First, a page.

Aug. 16, 2002 CHICAGO – An injectable gel combining cisplatin, a chemotherapy drug, and epinephrine is effective in treating cancers of the head and neck, according to a new study published in The Archives of Otolaryngology and Head and Neck Surgery, one of the JAMA/Archives journals.
Squamous cell carcinoma is a type of cancer that originates in a particular type of cell found in many different parts of the body. Head and neck squamous cell carcinoma (HNSCC) refers to this type of cancer in the head or neck.
According to background information, HNSCC is diagnosed in about 40,000 Americans each year and more than 600,000 people worldwide. Barry L. Wenig, M.D., M.P.H., of Northwestern Medical School, Evanston, Ill., and colleagues investigated the use of cisplatin/epinephrine gel injected directly into the tumor in patients with HNSCC. Cisplatin given intravenously (by vein) has been shown to be a potent agent for treating HNSCC, but because it affects the entire body when given intravenously, it can have serious adverse effects.
The authors write "Therapeutic options for advanced HNSCC are limited. These patients generally have undergone extensive surgery, have received near-maximum tolerated doses of radiation, and are often poor candidates for aggressive combination therapy. Therefore, for more effective local and regional control of HNSCC and to minimize systemic exposure and toxicity, locally injectable therapies have been investigated."
The researchers conducted two placebo-controlled phase III trials of identical design. One hundred seventy patients previously treated for their cancers were enrolled (one patient was later excluded). Eighty- nine percent of the patients were treated with more than one treatment including surgery, chemotherapy and radiotherapy. One hundred nineteen patients received the cisplatin/epinephrine gel, and 59 patients received a placebo gel. Patients' tumors were injected up to 6 times per week over 8 weeks with weekly evaluations for four weeks after treatment and monthly evaluations thereafter. Patients with nonresponsive tumors after three weeks of treatment could switch from placebo group to treatment group.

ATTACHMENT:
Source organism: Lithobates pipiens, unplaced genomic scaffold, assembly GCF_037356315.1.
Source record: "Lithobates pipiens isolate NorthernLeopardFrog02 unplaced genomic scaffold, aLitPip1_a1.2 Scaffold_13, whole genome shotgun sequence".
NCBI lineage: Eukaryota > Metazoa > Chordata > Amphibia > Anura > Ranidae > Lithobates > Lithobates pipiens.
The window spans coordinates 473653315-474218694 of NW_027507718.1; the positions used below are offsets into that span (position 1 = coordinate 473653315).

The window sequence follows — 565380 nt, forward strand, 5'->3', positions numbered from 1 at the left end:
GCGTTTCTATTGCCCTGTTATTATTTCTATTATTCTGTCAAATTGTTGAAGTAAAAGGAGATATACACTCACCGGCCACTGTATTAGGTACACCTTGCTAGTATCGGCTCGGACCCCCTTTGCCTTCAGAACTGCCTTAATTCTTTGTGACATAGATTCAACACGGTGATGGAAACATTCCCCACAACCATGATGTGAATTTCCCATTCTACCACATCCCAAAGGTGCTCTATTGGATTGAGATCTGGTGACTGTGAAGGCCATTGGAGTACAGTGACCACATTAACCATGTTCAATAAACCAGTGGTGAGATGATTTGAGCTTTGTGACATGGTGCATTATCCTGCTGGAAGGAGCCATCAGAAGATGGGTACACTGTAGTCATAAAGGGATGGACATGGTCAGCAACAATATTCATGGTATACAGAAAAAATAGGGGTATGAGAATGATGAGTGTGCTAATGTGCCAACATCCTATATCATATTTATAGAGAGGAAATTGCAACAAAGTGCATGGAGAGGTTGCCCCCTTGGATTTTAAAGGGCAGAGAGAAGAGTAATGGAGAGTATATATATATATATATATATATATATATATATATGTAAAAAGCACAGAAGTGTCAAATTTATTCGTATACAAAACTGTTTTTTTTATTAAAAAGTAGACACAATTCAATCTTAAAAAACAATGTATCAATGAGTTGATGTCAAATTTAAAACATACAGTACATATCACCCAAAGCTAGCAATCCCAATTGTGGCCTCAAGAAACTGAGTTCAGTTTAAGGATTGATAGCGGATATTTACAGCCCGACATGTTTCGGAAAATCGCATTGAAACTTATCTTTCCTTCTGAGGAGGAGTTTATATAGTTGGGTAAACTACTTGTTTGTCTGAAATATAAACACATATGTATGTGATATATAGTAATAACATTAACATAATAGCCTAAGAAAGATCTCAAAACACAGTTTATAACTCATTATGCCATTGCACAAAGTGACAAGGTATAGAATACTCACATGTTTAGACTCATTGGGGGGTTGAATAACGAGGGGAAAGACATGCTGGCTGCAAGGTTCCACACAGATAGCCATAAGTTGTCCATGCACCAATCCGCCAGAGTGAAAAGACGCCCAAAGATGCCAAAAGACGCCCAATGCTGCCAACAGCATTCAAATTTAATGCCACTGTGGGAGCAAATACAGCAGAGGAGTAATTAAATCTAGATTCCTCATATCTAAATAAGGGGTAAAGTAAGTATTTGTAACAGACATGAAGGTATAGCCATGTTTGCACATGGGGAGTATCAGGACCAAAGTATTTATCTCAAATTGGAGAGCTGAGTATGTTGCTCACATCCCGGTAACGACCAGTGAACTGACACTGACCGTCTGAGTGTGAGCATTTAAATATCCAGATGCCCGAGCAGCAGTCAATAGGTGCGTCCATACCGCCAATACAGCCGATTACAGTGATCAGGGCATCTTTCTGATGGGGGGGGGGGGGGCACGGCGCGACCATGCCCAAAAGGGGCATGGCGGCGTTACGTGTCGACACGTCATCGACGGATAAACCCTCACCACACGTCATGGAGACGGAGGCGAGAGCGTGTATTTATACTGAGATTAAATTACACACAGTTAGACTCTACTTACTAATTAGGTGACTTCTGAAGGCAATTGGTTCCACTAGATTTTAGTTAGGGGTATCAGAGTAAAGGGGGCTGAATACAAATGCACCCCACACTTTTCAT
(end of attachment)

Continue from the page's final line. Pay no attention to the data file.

Tumors responded in 35 of 119 patients receiving the cisplatin/epinephrine gel (29 percent). Twenty-three (19 percent) had complete responses with the cisplatin/epinephrine gel vs. 2 percent for those in the placebo gel groups (1 in 59 patients). Patients in the treatment group also met more of their treatment goals (27 percent vs. 12 percent in the placebo group). Treatment goals included improved pain control, improved wound care, relief of symptoms and better physical appearance.
"In these two randomized, double-blind, placebo-controlled phase II trials, cisplatin/epinephrine gel was shown to be effective in producing clinically meaningful response and palliative benefit in a group of patients with advanced HNSCC who had few, if any, remaining therapeutic options. Moreover, the strong association between response and patient benefit clearly demonstrated the advantage of treatment over placebo," the authors write.
Editor's Note: This study was supported by a clinical grant from Matrix Pharmaceutical Inc., Fremont, Calif.
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